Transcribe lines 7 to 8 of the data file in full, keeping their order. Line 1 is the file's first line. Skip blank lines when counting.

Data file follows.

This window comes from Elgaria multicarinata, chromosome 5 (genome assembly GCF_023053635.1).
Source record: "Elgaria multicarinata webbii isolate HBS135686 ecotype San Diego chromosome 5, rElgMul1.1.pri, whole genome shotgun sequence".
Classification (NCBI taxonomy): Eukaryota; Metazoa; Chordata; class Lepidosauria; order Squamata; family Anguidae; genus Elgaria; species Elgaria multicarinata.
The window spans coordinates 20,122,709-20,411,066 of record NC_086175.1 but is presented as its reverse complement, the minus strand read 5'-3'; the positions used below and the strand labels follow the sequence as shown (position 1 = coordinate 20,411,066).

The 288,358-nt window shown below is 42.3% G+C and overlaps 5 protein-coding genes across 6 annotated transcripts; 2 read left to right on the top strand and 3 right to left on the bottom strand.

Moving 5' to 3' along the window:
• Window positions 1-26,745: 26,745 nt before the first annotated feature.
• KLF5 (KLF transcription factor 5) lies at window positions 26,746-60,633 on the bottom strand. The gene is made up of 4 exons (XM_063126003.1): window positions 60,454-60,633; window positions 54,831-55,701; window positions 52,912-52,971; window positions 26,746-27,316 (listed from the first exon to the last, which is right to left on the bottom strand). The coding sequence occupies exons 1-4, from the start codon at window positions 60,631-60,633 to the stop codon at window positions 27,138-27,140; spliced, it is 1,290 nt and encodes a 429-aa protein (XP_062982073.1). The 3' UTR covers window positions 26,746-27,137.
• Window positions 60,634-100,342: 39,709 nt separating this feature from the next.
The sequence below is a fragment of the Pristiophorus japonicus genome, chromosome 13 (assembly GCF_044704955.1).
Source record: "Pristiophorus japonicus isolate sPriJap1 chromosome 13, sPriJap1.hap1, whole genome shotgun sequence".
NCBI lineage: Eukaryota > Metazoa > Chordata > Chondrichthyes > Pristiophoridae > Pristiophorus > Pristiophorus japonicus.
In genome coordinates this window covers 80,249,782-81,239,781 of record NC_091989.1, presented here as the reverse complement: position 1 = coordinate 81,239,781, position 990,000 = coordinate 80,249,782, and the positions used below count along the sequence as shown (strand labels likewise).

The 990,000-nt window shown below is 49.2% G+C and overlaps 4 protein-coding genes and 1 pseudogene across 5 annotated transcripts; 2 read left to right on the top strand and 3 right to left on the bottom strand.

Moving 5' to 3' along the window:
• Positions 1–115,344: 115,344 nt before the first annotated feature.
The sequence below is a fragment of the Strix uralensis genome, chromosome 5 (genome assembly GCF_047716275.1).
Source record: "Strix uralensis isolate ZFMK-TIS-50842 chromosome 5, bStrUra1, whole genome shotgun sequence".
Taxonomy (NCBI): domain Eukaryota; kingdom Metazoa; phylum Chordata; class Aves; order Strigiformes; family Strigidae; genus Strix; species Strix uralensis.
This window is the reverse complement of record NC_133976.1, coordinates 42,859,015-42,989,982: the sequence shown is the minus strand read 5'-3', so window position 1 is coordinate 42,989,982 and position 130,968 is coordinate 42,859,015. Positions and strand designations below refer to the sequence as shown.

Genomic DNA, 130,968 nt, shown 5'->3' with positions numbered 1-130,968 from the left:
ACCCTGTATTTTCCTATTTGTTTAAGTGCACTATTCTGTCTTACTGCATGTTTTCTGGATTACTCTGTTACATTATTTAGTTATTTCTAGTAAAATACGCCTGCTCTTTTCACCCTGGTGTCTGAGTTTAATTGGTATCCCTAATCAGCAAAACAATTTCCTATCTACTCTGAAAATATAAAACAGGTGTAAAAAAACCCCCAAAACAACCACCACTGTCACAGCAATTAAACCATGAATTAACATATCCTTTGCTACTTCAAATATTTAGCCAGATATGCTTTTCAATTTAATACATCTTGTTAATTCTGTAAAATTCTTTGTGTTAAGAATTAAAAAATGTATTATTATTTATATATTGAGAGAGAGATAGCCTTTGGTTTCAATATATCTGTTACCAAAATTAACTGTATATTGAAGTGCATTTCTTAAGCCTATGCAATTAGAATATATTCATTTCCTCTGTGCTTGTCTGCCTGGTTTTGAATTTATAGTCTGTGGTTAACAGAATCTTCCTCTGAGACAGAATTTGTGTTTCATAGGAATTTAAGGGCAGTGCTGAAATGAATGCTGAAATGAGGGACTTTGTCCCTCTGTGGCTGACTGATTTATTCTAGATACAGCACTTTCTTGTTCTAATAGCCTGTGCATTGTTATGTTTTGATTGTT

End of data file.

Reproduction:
• Window positions 1-26,745: 26,745 nt before the first annotated feature.
• KLF5 (KLF transcription factor 5) lies at window positions 26,746-60,633 on the bottom strand. The gene is made up of 4 exons (XM_063126003.1): window positions 60,454-60,633; window positions 54,831-55,701; window positions 52,912-52,971; window positions 26,746-27,316 (listed from the first exon to the last, which is right to left on the bottom strand). The coding sequence occupies exons 1-4, from the start codon at window positions 60,631-60,633 to the stop codon at window positions 27,138-27,140; spliced, it is 1,290 nt and encodes a 429-aa protein (XP_062982073.1). The 3' UTR covers window positions 26,746-27,137.